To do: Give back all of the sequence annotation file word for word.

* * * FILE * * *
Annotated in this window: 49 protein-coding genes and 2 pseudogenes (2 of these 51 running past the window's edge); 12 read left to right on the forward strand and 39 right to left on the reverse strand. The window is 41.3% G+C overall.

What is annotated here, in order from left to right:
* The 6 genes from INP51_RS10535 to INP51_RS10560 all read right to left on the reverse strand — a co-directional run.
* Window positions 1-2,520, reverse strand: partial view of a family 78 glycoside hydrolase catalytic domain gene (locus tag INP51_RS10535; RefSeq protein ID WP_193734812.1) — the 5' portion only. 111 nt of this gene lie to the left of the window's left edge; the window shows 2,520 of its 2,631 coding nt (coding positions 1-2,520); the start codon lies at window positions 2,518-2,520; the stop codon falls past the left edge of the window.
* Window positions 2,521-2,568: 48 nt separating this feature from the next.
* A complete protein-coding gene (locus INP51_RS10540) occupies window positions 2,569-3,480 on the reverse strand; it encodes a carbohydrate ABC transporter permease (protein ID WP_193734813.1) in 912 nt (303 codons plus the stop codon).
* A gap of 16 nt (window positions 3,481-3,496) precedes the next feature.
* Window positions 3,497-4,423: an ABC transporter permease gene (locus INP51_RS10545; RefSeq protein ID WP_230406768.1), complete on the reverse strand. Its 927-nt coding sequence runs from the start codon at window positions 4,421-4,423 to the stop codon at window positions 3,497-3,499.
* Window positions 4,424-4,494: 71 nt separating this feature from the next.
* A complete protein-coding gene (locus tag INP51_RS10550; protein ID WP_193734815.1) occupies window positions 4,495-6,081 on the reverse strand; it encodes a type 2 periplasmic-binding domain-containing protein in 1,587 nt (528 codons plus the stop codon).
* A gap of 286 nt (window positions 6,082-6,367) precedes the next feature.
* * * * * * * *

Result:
Annotated in this window: 49 protein-coding genes and 2 pseudogenes (2 of these 51 running past the window's edge); 12 read left to right on the forward strand and 39 right to left on the reverse strand. The window is 41.3% G+C overall.

What is annotated here, in order from left to right:
* The 6 genes from INP51_RS10535 to INP51_RS10560 all read right to left on the reverse strand — a co-directional run.
* Window positions 1-2,520, reverse strand: partial view of a family 78 glycoside hydrolase catalytic domain gene (locus tag INP51_RS10535; RefSeq protein ID WP_193734812.1) — the 5' portion only. 111 nt of this gene lie to the left of the window's left edge; the window shows 2,520 of its 2,631 coding nt (coding positions 1-2,520); the start codon lies at window positions 2,518-2,520; the stop codon falls past the left edge of the window.
* Window positions 2,521-2,568: 48 nt separating this feature from the next.
* A complete protein-coding gene (locus INP51_RS10540) occupies window positions 2,569-3,480 on the reverse strand; it encodes a carbohydrate ABC transporter permease (protein ID WP_193734813.1) in 912 nt (303 codons plus the stop codon).
* A gap of 16 nt (window positions 3,481-3,496) precedes the next feature.
* Window positions 3,497-4,423: an ABC transporter permease gene (locus INP51_RS10545; RefSeq protein ID WP_230406768.1), complete on the reverse strand. Its 927-nt coding sequence runs from the start codon at window positions 4,421-4,423 to the stop codon at window positions 3,497-3,499.
* Window positions 4,424-4,494: 71 nt separating this feature from the next.
* A complete protein-coding gene (locus tag INP51_RS10550; protein ID WP_193734815.1) occupies window positions 4,495-6,081 on the reverse strand; it encodes a type 2 periplasmic-binding domain-containing protein in 1,587 nt (528 codons plus the stop codon).
* A gap of 286 nt (window positions 6,082-6,367) precedes the next feature.